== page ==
There's a bit of irony in the title of this blog post -- the cheerful. Yes, I always enjoy chatting with Roger and Kathy White, the friendly owners of the oh-so-charming Camp Sherman store in central Oregon.
But today Kathy and I talked about some uncomfortable subjects -- impacts of the impending Big One earthquake and nasty effects of global warming -- after I finished paying for some essentials of life: wine, peanuts in the shell, newspaper, Camp Sherman t-shirt.
I'd asked her how the winter went in Camp Sherman. My wife and I hadn't visited our Forest Service cabin that we have a 1/4 ownership share in since last fall.
"It was really nice," Kathy told me. "Quite mild." "I can believe it," I said. "When we drove over the pass, it was amazing to see how little snow there was."
I then asked her if she'd ever wondered if the springs that feed the beautiful Metolius River might dry up partially if global warming continues to result in more Cascades precipitation falling as rain rather than snow.
"What if the unknown source of the springs is from snow melt that no longer exists? Couldn't that lead to the Metolius river flow dropping considerably?"
Kathy said that she and her husband had thought about this possibility. It'd be disturbing, for sure.
Here's a photo I took of the upper reaches of the Metolius, not far from the spring-fed headwaters. The river is quite shallow here, less than a foot deep in most places. The logs were put in the river to enhance salmon spawning habitat. Notice the vegetation growing on them now, thanks to the near-constant water level.
So that's one of many "unthinkable" possible consequences of global warming. What once seemed so unlikely as to be almost impossible now has a decent chance of occurring.
In a book I'm reading, "This Idea Must Die," I learned a new word: stationarity. Here's excerpts from the short essay by that name written by geographer Laurence C. Smith.
Stationarity -- the assumption that natural-world phenomena fluctuate with a fixed envelope of statistical uncertainty that doesn't change over time -- is a widely applied scientific concept ready to be retired.
...a growing body of research shows that stationarity is often the exception, not the norm. As new satellite technologies scan the Earth, as more geological records are drilled, and as the instrument records lengthen, they commonly reveal patterns and structures inconsistent with a fixed envelope of random noise.
Instead, there are transitions to various quasi-stable states, each characterized by a different set of physical conditions and associated statistical properties.
...And anthropogenic climate change, induced by our steady ramping-up of greenhouse-gas concentrations in the atmosphere, is by definition the opposite of a fixed, stationary process.
Thus climate change is going to bring us new definitions of normal. So-called "hundred-year floods" could start occurring every ten years. Ditto for hundred-year dry spells.
Not a cheery thought.
Neither was the subject Kathy and I also talked out: the Big One earthquake, something I've become more interested in after learning that City officials in Salem, where I live, seem to have lost interest in seismically strengthening our City Hall and Library so they won't fall down when, not if, a super-strong Cascadia subduction zone earthquake hits.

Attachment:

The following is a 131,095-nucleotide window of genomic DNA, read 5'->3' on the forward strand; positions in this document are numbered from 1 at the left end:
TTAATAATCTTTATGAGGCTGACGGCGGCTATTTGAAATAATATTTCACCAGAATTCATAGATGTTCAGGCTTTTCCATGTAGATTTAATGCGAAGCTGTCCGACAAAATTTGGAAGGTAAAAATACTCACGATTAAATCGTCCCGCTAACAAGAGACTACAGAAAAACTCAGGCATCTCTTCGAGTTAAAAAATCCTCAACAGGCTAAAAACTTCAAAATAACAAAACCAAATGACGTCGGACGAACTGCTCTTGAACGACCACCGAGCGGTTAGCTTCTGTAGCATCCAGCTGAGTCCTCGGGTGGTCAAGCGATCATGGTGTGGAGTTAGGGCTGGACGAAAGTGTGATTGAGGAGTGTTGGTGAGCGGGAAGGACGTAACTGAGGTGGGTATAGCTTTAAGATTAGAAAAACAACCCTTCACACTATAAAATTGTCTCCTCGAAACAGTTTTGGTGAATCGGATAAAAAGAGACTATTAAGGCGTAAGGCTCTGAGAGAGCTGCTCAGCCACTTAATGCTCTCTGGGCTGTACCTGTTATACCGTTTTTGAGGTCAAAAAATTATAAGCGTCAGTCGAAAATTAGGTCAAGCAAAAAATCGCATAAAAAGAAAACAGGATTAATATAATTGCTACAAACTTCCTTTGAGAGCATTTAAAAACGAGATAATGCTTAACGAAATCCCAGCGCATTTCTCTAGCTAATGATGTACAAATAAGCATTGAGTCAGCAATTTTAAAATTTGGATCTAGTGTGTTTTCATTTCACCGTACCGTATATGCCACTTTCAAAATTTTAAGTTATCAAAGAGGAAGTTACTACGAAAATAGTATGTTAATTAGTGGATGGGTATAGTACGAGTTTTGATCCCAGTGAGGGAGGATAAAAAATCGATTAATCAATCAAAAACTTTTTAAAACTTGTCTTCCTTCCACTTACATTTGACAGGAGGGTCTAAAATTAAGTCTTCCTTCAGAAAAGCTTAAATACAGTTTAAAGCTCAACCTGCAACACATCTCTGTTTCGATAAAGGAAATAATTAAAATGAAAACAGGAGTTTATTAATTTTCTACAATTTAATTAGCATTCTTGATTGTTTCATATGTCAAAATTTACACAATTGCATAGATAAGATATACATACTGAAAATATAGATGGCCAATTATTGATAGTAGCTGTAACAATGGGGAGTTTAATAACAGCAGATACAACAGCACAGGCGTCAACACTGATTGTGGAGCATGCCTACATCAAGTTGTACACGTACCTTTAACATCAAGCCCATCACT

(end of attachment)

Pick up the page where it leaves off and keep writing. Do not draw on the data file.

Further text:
Kathy told me that she'd been to a meeting where earthquake experts talked about how the Redmond airport (fairly close to Camp Sherman) would be the prime place where emergency supplies would be flown into Oregon after a Big One earthquake.
Meaning, every large airport in Western Oregon would be unusable after the expected magnitude 8 or 9 earthquake. These occur every few hundred years in the Pacific Northwest. The last one happened in 1700.
We're due for another huge earthquake.
Could be tomorrow. Could be twenty years from now. But the Big One is coming, for sure. I said that I'd been to a talk where an emergency preparedness planner said that most bridges on i-5 would be unusable. Highways to the Oregon coast could be closed for a year or more, I recall the planner saying.
This isn't exactly akin to an end to stationarity, since Cascadia subduction zone earthquakes have been happening for thousands of years. It isn't like global warming, which is causing a major change in the likelihood of weather events.
But both the prospect of the Metolius River losing a large part of its water source, and Western Oregon being devastated by the Big One earthquake, are examples of catastrophes that seem to most people like they will never happen.
Hey, those things haven't happened in recent history, certainly not in the lifetime of anyone alive today, so what is the chance that they will happen soon? Seemingly... almost zero.
Not true. It isn't wise to base the future on the recent past. Science is our main way of seeing beyond our immediate personal experience to better learn what is coming next, and why.
I told Kathy, "Talking about global warming and the Big One earthquake makes me feel good about being 66, rather than 16, since there's a much better chance that, given my age, I'll die before bad things happen. I worry, though, about our children and grandchildren. What kind of world will they inherit?"
Hopefully one where people did everything they could to prepare for disasters that have been foretold.
Hiding our heads in the sand may make us feel better, but we owe it both to ourselves and future generations to face difficult truths as squarely as possible.